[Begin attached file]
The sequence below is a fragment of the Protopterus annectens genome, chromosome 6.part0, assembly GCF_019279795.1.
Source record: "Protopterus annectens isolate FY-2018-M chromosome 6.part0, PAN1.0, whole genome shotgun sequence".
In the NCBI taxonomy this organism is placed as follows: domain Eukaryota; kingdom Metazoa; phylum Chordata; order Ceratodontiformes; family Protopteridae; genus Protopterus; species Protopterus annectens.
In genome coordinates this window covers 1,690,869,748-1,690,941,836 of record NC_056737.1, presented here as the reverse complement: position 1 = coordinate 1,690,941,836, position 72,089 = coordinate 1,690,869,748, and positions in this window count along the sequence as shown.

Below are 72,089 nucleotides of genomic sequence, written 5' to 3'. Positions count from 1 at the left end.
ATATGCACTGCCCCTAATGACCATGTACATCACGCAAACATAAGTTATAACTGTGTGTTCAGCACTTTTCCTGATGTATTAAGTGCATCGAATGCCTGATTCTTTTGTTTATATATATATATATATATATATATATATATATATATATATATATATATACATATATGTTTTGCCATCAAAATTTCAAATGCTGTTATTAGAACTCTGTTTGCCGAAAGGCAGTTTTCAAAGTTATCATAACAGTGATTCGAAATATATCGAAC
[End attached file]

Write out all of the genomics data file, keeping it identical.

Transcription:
The sequence below is a fragment of the Protopterus annectens genome, chromosome 6.part0, assembly GCF_019279795.1.
Source record: "Protopterus annectens isolate FY-2018-M chromosome 6.part0, PAN1.0, whole genome shotgun sequence".
In the NCBI taxonomy this organism is placed as follows: domain Eukaryota; kingdom Metazoa; phylum Chordata; order Ceratodontiformes; family Protopteridae; genus Protopterus; species Protopterus annectens.
In genome coordinates this window covers 1,690,869,748-1,690,941,836 of record NC_056737.1, presented here as the reverse complement: position 1 = coordinate 1,690,941,836, position 72,089 = coordinate 1,690,869,748, and positions in this window count along the sequence as shown.

Below are 72,089 nucleotides of genomic sequence, written 5' to 3'. Positions count from 1 at the left end.
ATATGCACTGCCCCTAATGACCATGTACATCACGCAAACATAAGTTATAACTGTGTGTTCAGCACTTTTCCTGATGTATTAAGTGCATCGAATGCCTGATTCTTTTGTTTATATATATATATATATATATATATATATATATATATATATATATATATACATATATGTTTTGCCATCAAAATTTCAAATGCTGTTATTAGAACTCTGTTTGCCGAAAGGCAGTTTTCAAAGTTATCATAACAGTGATTCGAAATATATCGAAC